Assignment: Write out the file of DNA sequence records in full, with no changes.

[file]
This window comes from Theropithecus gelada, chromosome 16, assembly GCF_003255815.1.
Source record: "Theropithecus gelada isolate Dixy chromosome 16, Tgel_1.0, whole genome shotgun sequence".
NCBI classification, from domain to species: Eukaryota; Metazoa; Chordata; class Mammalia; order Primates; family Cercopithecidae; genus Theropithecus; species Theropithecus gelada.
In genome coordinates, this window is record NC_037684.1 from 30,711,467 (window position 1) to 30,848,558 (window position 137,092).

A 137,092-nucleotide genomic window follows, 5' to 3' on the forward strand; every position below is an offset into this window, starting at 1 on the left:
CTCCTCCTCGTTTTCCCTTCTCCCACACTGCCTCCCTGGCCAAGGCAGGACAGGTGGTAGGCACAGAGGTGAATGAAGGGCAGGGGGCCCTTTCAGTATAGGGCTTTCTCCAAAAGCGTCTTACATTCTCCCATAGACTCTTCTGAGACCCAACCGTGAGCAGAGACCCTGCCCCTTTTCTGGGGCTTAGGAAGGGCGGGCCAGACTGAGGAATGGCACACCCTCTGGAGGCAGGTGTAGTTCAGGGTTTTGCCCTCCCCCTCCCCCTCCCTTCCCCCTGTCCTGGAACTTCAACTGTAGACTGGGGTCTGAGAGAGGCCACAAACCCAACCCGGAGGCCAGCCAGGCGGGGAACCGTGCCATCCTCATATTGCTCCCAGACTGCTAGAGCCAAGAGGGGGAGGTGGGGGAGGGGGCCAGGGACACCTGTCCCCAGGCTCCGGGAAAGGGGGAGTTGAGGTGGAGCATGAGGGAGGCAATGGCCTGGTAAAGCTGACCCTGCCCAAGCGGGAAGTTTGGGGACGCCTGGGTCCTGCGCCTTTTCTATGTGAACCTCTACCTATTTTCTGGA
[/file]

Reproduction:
This window comes from Theropithecus gelada, chromosome 16, assembly GCF_003255815.1.
Source record: "Theropithecus gelada isolate Dixy chromosome 16, Tgel_1.0, whole genome shotgun sequence".
NCBI classification, from domain to species: Eukaryota; Metazoa; Chordata; class Mammalia; order Primates; family Cercopithecidae; genus Theropithecus; species Theropithecus gelada.
In genome coordinates, this window is record NC_037684.1 from 30,711,467 (window position 1) to 30,848,558 (window position 137,092).

A 137,092-nucleotide genomic window follows, 5' to 3' on the forward strand; every position below is an offset into this window, starting at 1 on the left:
CTCCTCCTCGTTTTCCCTTCTCCCACACTGCCTCCCTGGCCAAGGCAGGACAGGTGGTAGGCACAGAGGTGAATGAAGGGCAGGGGGCCCTTTCAGTATAGGGCTTTCTCCAAAAGCGTCTTACATTCTCCCATAGACTCTTCTGAGACCCAACCGTGAGCAGAGACCCTGCCCCTTTTCTGGGGCTTAGGAAGGGCGGGCCAGACTGAGGAATGGCACACCCTCTGGAGGCAGGTGTAGTTCAGGGTTTTGCCCTCCCCCTCCCCCTCCCTTCCCCCTGTCCTGGAACTTCAACTGTAGACTGGGGTCTGAGAGAGGCCACAAACCCAACCCGGAGGCCAGCCAGGCGGGGAACCGTGCCATCCTCATATTGCTCCCAGACTGCTAGAGCCAAGAGGGGGAGGTGGGGGAGGGGGCCAGGGACACCTGTCCCCAGGCTCCGGGAAAGGGGGAGTTGAGGTGGAGCATGAGGGAGGCAATGGCCTGGTAAAGCTGACCCTGCCCAAGCGGGAAGTTTGGGGACGCCTGGGTCCTGCGCCTTTTCTATGTGAACCTCTACCTATTTTCTGGA